Supremacist attitudes are a universal enemy
By Amira Elghawaby | Hill Times
April 25, 2016
OTTAWA—Is it time for a blanket condemnation of all future terrorist acts committed in the name of Islam, occurring anywhere in the world, to be featured on the front page of every Muslim organization’s website? Or perhaps, every Muslim should permanently pin an expression of horror and an accompanying plea of solidarity on their social media accounts.
Don’t misunderstand: the horror, the pain, the solidarity—all of it is real and authentic.
But so is the frustration at the expectation that when criminals commit despicable acts of terrorism under the pretext of religion, Muslims everywhere should say something to assure everyone that they don’t support those views.
Muslims worldwide have repeatedly and categorically denounced all violent extremism and, in particular, the terror group Daesh. What’s more, Islamic scholars of all stripes have repudiated Daesh’s murderous ideology and have shown how its horrific acts have no justification or place in Islam. And many Muslims will continue to do so because if they don’t, some people will inevitably ask, “Why don’t they condemn what’s happening?”
Yet, as prominent American-Arab activist Linda Sarsour has said, to expect Muslims to denounce certain acts of terrorism every time they occur is itself bigoted. Caucasian men aren’t called on to answer for what white lone gunmen do in schools and movie theatres, what some Christian priests have done to children, or for what neo-Nazi groups preach.
Furthermore, the condemnations against Daesh and its ilk are most often expected following terrorism inflicted on western nations. There are no expectations of press releases denouncing Daesh attacks in Lebanon, Iraq, Turkey or a myriad of other places when the victims are or are perceived to be primarily ‘brown’ or Muslim. And when the targets are brown but not Muslim, the news seems significantly amplified as with the horrific Easter Sunday attack in Lahore, Pakistan. We should all hurt when even one human life is stolen, no matter the victim’s identity.
What we seem to miss while seeking to understand these senseless acts of violence committed in the name of any religion, or political ideology, is that this nihilistic hate is often based on supremacist attitudes.
Instead of constant condemnations of those who say they are fighting and killing in the name of Islam, we must universally condemn those who paint the world in the false dichotomy of black and white, good and evil, or right and wrong.
Anyone who implicitly or explicitly advocates the supremacy of a particular group over another should think twice about how this dehumanizes fellow human beings around the world.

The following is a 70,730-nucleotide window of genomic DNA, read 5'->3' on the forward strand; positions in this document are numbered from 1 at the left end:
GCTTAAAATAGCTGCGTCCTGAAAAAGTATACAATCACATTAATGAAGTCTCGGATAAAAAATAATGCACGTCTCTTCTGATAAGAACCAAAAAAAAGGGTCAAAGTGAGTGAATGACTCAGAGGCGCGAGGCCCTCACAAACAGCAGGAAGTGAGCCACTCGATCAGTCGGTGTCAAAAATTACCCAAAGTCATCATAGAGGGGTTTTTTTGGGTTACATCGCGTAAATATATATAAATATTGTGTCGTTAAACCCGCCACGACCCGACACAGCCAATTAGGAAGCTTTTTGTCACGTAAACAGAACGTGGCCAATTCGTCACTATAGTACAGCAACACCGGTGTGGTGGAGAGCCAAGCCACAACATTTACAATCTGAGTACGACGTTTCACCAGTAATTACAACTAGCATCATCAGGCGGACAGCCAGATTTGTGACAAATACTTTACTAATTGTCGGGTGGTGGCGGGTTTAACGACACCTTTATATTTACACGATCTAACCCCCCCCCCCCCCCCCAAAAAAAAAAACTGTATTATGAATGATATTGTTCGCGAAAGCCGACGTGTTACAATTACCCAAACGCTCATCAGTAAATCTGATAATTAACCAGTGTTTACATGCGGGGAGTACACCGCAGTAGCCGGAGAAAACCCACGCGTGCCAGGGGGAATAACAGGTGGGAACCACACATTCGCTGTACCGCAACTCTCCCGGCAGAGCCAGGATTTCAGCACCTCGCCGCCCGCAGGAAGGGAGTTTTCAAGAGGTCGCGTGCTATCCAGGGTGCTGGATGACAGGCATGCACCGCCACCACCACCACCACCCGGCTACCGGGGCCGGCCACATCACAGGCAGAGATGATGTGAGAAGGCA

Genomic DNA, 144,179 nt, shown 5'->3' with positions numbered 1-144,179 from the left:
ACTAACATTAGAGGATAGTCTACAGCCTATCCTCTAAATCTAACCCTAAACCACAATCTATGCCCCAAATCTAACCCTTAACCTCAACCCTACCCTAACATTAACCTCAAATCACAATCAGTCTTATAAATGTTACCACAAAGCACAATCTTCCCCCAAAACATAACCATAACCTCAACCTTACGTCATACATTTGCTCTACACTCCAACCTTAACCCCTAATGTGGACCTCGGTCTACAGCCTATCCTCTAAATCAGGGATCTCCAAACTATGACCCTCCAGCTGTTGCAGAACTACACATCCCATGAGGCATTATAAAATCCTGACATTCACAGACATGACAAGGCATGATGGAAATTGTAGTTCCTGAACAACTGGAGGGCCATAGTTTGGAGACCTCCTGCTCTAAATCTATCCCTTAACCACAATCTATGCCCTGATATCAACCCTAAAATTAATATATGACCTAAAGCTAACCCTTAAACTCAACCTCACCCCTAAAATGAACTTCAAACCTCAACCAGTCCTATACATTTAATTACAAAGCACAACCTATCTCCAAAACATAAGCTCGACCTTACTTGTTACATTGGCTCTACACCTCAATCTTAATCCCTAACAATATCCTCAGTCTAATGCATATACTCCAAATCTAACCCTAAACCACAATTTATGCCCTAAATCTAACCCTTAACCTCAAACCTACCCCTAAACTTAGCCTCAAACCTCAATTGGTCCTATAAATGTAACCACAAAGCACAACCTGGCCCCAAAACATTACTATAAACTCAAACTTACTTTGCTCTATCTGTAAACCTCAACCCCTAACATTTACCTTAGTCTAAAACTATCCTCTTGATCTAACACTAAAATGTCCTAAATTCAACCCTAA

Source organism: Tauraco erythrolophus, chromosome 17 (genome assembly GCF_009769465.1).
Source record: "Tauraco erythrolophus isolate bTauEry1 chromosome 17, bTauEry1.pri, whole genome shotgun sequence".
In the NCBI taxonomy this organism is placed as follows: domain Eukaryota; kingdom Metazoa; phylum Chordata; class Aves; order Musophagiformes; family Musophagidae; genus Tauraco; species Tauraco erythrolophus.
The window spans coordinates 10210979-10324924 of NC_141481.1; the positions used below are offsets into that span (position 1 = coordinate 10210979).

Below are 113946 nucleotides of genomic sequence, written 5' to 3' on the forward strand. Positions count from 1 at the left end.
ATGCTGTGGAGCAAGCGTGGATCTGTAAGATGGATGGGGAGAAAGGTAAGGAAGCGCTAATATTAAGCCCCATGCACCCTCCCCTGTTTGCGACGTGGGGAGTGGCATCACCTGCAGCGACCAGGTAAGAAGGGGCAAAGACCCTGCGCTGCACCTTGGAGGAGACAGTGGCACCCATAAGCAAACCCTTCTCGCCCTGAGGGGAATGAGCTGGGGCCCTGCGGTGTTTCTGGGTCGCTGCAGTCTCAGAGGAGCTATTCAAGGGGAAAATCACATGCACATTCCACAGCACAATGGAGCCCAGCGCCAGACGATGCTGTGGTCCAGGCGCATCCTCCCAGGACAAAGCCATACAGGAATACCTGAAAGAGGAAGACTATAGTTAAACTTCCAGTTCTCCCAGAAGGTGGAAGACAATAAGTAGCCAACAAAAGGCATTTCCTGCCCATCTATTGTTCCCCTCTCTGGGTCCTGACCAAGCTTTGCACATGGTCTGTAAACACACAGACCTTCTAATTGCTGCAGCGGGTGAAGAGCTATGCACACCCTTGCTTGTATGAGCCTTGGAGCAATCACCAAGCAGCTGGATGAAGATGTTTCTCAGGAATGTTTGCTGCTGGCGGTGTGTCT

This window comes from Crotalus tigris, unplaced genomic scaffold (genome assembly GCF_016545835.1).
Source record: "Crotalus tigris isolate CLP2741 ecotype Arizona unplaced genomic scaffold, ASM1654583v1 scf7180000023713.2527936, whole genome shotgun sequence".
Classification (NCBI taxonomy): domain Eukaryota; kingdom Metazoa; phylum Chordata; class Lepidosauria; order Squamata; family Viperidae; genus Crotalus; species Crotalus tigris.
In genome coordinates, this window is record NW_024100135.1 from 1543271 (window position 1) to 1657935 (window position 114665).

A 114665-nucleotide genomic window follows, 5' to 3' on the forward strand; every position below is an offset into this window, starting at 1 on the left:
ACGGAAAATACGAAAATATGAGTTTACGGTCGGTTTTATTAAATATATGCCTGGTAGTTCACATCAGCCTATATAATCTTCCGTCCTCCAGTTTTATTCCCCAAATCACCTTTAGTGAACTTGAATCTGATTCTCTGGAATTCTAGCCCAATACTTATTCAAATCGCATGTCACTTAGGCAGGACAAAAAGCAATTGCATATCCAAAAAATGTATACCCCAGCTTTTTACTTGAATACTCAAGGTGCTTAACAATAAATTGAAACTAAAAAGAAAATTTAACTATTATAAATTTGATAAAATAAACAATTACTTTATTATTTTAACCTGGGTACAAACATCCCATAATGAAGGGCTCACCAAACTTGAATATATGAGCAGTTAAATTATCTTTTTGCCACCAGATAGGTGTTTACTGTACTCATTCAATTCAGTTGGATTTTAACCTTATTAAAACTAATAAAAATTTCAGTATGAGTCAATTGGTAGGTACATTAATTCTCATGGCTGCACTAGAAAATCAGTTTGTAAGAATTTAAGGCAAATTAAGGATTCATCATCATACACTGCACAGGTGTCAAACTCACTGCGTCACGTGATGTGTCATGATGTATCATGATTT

We have to acknowledge that nationalism can also be used to create and bolster a sense of righteousness and dominance in the minds of some. That isn’t to say that being proud of one’s country, or fellow citizens, is blameworthy. But we should beware of how nationalism may disconnect us from others in the world, or even within our own communities, and how it can be manipulated by agenda-driven interests and metastasize into something more sinister as we witnessed in Brussels with the unwelcome appearance of neo-Nazis at a recent weekend memorial.
Consider what fuels those who support such attitudes, including what fuels them to support the likes of Donald Trump. The head of the U.S.-based National Policy Institute and a white nationalist, Richard Spencer, told VICE News last December that “[Trump’s] basically saying that if you are a nation, then at some point you have to say, ‘There is an ‘Us,’ and there is a ‘Them.’ Who are we? Are we a nation? In that sense, I think it’s really great.”
Supremacist attitudes are dangerous, not least because they also make it harder to engage in meaningful discourse around the drivers of violence. Our best chance of fighting extremist ideology is to find our common humanity and not simply reinforce false polarization within our societies. The doubling of hate crimes against Muslims over the past three years here in Canada speaks clearly to this.
Furthermore, law enforcement agencies have identified right-wing extremism as a growing and significant threat to public safety in North America. This means we must work even harder than ever to challenge any and all supremacist attitudes which could potentially lead to harm. “Humanity should be our race. Love should be our religion” is an apt quote in times like these. Maybe that’s what we should be posting to our websites, and pinning to our social media pages.
Amira Elghawaby is the communications director at the National Council of Canadian Muslims (NCCM).